Study shows links among poor sleep, high blood pressure, gut microbiome
In a new study published in the journal Physiological Genomics, researchers from the University of Illinois at Chicago found associations among disrupted sleep, elevated blood pressure, and changes in the gut microbiome.
The research aimed to determine whether a 28-day period of disrupted sleep changed the microbiota in rats. The gut microbiota refers to the collection of microorganisms living in the intestines. The researchers also sought to identify biological features associated with undesirable arterial blood pressure changes.
Using rats, the researcher disrupted their sleep periods. Rats are nocturnal, so the experiments were designed to interfere with their daytime sleep periods, the researchers said. Telemetry transmitters measured the rats' brain activity, blood pressure and heart rate. Fecal matter also was analyzed to examine changes in the microbial content.
When rats had an abnormal sleep schedule, an increase in blood pressure developed, and remained elevated even when they could return to normal sleep. Undesirable changes also were found in the gut microbiome.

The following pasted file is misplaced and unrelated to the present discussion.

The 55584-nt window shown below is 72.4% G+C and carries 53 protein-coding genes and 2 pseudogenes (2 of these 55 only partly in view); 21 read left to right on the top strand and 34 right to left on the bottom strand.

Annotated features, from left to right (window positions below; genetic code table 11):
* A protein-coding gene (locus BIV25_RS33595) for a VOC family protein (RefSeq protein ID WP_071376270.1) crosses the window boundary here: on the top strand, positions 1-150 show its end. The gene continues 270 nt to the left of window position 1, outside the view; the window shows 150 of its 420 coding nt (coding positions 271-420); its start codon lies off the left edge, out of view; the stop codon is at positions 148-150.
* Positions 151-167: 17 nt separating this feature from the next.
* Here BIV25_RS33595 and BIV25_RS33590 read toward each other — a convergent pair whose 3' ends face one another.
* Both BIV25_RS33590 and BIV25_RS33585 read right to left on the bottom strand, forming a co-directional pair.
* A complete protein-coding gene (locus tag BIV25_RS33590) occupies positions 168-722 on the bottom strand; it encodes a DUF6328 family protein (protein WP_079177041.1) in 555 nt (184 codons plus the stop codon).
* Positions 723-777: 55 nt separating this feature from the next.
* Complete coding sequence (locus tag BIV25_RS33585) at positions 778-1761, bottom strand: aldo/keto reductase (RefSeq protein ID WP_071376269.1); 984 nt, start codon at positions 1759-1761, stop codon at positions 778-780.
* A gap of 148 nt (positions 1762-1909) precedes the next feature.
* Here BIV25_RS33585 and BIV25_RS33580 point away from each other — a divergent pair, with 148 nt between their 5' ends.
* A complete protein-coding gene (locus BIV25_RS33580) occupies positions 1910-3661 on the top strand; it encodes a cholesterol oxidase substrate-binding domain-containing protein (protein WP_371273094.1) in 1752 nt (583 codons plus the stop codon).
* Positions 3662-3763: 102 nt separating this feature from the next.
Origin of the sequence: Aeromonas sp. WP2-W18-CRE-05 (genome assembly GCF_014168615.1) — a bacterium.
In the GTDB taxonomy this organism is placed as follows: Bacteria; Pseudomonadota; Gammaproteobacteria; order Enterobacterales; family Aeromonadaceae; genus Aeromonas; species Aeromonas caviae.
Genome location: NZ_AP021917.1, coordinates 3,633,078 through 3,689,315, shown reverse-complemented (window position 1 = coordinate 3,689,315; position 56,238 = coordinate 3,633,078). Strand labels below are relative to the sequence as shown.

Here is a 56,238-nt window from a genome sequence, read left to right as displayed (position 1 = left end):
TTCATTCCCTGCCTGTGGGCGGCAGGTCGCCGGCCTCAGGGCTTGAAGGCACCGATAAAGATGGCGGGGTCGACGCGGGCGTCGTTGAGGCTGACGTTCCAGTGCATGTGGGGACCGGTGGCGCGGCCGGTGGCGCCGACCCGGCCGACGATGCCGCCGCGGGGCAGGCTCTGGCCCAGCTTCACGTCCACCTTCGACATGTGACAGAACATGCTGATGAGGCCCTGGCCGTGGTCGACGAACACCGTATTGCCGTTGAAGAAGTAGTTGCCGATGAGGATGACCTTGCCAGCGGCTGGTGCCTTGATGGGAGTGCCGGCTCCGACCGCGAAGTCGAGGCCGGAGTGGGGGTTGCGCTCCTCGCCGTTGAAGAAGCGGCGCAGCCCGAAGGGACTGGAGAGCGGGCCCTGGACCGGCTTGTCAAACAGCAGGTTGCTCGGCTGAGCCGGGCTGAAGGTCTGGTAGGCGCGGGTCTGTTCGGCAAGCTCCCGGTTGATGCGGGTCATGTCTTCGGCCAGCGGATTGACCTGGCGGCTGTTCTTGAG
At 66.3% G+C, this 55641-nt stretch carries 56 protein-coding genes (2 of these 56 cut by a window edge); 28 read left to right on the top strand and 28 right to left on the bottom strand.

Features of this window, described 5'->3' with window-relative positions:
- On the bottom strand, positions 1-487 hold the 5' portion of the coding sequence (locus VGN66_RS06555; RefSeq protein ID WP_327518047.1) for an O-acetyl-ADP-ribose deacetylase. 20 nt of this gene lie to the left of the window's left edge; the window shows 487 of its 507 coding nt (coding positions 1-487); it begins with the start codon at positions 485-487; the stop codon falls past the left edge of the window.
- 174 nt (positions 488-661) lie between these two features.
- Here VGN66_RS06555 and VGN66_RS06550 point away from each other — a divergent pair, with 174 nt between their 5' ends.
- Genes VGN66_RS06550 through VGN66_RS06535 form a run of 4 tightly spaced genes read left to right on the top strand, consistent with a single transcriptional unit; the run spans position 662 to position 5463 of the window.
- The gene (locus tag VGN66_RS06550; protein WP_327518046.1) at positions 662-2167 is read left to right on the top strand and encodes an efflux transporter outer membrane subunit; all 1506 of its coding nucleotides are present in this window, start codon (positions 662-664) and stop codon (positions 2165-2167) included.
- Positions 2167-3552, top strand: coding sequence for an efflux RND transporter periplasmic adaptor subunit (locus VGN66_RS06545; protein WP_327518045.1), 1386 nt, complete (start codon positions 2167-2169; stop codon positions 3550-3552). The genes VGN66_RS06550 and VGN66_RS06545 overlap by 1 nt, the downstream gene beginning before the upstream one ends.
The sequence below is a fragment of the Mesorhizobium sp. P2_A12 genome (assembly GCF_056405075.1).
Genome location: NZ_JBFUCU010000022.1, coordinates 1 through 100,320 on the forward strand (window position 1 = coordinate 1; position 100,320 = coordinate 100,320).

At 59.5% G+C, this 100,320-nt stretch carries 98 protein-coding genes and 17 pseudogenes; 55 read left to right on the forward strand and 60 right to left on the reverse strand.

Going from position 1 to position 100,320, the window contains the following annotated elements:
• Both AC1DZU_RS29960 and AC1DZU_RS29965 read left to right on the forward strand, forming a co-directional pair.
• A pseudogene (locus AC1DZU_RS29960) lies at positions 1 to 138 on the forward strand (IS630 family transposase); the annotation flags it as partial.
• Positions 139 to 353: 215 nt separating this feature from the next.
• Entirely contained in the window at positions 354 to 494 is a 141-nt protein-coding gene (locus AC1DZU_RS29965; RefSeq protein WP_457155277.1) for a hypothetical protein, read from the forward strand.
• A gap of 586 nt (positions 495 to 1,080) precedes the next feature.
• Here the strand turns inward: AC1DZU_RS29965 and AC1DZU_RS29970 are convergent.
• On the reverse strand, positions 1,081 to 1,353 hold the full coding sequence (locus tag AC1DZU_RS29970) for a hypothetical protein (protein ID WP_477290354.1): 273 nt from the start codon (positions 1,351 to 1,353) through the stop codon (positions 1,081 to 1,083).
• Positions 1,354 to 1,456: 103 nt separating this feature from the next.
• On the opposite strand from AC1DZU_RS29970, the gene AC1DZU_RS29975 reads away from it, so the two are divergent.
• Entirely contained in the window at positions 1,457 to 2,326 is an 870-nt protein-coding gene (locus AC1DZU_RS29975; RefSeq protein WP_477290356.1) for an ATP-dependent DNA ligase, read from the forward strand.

The researchers found that the gut microbiome changes did not happen immediately, but instead took a week to show unfavorable responses such as an imbalance among different types of bacteria including an increase in microbes associated with inflammation.
This was initial research, and studies will continue to examine pathways involving the gut microbiome and metabolites produced by gut bacteria. The researchers will see exactly how sleep characteristics are changed and how long blood pressure and gut microbiome alterations persist. Researchers will then determine how this information translates to humans.
"We hope to find an intervention that can help people who are at risk for cardiovascular disease because of their work and sleep schedules,” said Anne Fink, PhD FAHA, assistant professor in the Department of Biobehavioral Nursing Science, in a statement. “People will always have responsibilities that interrupt their sleep. We want to be able to reduce their risk by targeting the microbiome with new therapies or dietary changes.”